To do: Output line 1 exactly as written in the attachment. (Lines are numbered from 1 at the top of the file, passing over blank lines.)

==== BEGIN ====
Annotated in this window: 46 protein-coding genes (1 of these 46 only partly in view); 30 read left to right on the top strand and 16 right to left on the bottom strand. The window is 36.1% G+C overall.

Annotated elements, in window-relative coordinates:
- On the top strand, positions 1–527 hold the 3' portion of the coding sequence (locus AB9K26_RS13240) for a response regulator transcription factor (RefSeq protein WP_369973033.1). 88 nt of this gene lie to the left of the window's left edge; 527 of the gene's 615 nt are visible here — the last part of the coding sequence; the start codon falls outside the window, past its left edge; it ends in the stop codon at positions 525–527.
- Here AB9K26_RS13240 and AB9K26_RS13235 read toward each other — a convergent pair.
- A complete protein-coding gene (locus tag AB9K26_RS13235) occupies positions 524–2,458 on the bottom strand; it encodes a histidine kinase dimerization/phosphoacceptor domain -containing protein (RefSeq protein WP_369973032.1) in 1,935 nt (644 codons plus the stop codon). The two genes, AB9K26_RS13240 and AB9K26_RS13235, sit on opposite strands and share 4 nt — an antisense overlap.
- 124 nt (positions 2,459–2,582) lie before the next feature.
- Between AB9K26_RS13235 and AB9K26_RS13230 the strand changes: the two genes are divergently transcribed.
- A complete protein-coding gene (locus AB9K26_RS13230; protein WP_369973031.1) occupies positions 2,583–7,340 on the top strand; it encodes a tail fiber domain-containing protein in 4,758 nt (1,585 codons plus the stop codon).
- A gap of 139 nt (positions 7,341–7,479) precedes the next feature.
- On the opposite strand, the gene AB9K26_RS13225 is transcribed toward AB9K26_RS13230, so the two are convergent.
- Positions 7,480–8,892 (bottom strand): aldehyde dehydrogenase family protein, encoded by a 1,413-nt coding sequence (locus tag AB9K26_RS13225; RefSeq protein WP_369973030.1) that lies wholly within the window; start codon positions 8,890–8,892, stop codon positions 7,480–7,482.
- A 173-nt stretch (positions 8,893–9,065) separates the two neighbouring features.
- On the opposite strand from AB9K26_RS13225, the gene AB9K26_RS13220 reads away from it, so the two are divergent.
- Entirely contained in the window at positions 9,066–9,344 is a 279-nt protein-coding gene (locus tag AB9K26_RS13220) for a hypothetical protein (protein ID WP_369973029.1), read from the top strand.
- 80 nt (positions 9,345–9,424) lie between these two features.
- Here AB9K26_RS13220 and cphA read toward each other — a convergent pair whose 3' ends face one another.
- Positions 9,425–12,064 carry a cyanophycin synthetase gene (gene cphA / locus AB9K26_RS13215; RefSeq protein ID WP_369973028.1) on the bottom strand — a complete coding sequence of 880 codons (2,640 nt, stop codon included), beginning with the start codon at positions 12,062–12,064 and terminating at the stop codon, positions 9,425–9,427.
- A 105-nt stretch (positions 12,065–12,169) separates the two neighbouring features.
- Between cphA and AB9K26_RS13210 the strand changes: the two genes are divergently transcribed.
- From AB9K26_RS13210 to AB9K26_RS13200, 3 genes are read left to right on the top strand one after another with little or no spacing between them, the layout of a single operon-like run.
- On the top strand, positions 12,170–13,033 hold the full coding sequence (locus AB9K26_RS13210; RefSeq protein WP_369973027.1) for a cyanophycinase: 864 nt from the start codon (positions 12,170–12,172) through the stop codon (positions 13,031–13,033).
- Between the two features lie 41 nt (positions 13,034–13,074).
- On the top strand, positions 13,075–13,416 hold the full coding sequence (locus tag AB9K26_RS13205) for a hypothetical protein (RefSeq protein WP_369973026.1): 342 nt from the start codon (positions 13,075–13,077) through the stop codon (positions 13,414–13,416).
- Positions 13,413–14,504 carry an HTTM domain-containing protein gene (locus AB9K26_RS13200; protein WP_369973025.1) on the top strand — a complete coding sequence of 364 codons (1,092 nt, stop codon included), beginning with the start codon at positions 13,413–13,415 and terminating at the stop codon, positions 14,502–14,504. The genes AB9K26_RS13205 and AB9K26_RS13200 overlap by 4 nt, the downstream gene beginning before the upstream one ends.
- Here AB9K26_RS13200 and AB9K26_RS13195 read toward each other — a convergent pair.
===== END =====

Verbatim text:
Annotated in this window: 46 protein-coding genes (1 of these 46 only partly in view); 30 read left to right on the top strand and 16 right to left on the bottom strand. The window is 36.1% G+C overall.